Crabapple jelly is prized for its rich color and intense flavor. When it's made from bright-red crabapples, the jelly is a deep rose instead of the traditional amber color of apple jelly. Picking the crabapples requires a bit more work that harvesting full-size apples, but preparation is quicker, as the miniature apples are cooked whole and require no coring. For many home gardeners, the flavor and appearance of crabapple jelly outweighs the added effort required for harvesting.
Wash the crabapples in cold water to remove pesticides and insect residue. Remove the blossom end and stems. Discard any leaves or other plant debris.
Place the crabapples in a cooking pan, and cover them with water. Generally, one cup of water is needed per cup of crabapples.
Bring the crabapples and water to a boil. Reduce heat and simmer until crabapples are soft, in approximately 20 to 25 minutes. Monitor the apples closely, stirring occasionally to prevent scorching. Overcooking destroys the pectin in the apples and prevents them from making good jelly.
Place the cooked crabapples in a double layer of damp cheesecloth or a damp jelly bag. Suspend the bag over a bowl to allow juice to drip from the bag. Do not squeeze the bag, as this causes cloudy jelly. Allow it to sit until all juice has dripped from the bag. This may take an hour or more.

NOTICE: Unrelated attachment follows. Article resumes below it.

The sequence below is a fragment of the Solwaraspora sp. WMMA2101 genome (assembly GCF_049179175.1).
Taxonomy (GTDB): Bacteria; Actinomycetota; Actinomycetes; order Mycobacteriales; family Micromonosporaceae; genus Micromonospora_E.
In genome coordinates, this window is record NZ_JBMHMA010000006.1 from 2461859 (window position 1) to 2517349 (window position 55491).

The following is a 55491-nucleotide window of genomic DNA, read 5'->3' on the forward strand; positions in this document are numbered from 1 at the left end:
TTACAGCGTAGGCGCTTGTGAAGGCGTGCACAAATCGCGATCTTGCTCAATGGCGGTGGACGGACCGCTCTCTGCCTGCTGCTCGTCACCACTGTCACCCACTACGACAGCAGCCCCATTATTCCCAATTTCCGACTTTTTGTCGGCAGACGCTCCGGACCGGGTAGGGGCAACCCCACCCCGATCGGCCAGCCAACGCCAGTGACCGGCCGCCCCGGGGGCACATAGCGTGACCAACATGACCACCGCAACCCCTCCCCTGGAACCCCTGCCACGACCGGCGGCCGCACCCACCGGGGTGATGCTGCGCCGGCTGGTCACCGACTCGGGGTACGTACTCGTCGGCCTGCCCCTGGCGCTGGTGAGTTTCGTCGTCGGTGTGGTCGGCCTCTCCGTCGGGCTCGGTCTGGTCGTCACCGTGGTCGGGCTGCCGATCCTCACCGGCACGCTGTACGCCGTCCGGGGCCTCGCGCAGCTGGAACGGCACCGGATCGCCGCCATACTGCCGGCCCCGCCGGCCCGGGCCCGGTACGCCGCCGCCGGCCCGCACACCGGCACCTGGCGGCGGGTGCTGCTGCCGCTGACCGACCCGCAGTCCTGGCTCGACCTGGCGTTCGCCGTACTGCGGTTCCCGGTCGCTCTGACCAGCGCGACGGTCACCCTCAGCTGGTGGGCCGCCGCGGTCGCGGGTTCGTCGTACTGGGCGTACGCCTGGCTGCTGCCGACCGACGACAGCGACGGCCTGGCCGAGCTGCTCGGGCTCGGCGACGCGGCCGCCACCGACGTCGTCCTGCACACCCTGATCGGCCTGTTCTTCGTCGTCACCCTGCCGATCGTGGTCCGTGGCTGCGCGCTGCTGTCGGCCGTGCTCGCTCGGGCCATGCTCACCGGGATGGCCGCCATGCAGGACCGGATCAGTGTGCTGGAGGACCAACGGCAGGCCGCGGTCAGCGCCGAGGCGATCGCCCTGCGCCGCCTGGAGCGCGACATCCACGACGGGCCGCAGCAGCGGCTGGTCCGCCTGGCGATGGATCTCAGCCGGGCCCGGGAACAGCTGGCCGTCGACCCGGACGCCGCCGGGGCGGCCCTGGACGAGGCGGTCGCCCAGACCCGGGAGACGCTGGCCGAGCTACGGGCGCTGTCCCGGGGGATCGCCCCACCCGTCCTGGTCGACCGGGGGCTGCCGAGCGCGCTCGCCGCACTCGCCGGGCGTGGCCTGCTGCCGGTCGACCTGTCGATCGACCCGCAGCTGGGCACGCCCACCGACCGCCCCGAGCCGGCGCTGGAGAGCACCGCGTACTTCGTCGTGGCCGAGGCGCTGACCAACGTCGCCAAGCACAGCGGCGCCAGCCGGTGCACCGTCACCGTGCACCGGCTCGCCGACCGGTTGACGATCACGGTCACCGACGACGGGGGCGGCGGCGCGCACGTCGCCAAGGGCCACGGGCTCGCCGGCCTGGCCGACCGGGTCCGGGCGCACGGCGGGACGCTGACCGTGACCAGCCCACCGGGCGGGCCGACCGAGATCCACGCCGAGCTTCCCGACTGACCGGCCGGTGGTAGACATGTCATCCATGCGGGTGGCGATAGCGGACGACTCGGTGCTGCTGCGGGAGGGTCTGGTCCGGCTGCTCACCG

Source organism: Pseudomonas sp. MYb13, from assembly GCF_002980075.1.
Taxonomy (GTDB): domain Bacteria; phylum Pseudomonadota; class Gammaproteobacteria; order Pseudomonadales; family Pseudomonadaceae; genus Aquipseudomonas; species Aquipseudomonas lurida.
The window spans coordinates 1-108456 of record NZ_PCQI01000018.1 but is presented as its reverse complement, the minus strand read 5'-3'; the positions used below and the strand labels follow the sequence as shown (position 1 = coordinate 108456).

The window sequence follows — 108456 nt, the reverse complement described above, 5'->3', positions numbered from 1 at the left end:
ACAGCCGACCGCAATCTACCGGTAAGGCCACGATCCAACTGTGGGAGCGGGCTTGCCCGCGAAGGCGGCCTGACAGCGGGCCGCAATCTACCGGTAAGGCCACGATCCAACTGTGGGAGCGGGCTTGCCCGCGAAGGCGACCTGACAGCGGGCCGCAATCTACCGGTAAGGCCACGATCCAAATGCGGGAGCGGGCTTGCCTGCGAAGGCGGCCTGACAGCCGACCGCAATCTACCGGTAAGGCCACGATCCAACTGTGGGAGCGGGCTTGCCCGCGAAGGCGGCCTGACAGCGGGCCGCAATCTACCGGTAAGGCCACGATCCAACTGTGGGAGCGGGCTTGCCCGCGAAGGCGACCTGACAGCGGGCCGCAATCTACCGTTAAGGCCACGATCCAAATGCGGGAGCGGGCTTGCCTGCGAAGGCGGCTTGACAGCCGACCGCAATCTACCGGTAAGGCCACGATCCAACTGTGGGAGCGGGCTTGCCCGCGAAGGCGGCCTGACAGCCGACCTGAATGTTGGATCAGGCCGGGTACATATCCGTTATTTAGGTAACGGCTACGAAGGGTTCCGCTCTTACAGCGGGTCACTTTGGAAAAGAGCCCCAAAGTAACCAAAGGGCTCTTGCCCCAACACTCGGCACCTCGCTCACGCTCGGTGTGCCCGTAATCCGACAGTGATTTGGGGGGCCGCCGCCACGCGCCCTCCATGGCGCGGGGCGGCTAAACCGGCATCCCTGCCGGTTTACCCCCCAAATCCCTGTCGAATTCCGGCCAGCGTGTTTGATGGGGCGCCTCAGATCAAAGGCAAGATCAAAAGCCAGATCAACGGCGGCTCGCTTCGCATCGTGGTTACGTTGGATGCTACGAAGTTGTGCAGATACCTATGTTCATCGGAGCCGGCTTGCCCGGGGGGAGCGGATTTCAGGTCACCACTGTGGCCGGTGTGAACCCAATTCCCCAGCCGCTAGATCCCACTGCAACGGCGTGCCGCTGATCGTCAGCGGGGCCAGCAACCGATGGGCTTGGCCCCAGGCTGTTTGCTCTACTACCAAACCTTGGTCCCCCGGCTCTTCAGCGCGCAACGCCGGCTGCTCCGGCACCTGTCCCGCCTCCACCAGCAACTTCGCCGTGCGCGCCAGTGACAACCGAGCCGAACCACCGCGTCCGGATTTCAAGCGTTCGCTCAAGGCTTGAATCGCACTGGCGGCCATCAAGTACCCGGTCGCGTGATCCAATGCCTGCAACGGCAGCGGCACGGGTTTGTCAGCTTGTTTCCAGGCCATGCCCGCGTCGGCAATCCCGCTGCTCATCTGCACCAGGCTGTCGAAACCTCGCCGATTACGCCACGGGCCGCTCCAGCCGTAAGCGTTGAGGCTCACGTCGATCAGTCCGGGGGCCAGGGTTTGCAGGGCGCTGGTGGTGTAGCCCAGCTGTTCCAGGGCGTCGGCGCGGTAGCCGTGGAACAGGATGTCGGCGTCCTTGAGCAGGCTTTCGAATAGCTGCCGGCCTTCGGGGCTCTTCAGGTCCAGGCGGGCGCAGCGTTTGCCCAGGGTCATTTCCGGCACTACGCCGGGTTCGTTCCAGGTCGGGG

Measure the juice collected from the crabapples. Add equal amounts of sugar to the apple juice to make jelly.
Bring the mixture to a rapid boil, then reduce to a slow boil. Boil until the temperature reaches 8° Fahrenheit above the boiling point in your area. Average boiling point is 220° Fahrenheit, but does vary with altitude.
Skim off the foam at the top of the jelly with a slotted spoon or soup skimmer. Pour jelly into sterilized jelly jars, leaving ¼ empty for headroom. Seal with the appropriate lids.
Process in a hot water bath for five to 15 minutes, depending on your altitude. According to the National Center for Home Food preservation, areas with altitudes of less than 1,000 feet require five minutes, those between 1,001 feet and 6,000 feet require 10 minutes, while those above 6,000 feet require 15 minutes for half-pint jars of jelly.
Remove the jars from the hot water bath with tongs. Place on a folded towel or soft cloth in a draft-free area to cool.
Check that all jars are sealed once they have cooled. An indented lid that does not spring back to the touch indicates a sealed jar.
Store the jars of jelly in a cool, dry area out of direct sunlight for winter use. Jelly in unsealed jars may be eaten immediately or stored in the refrigerator.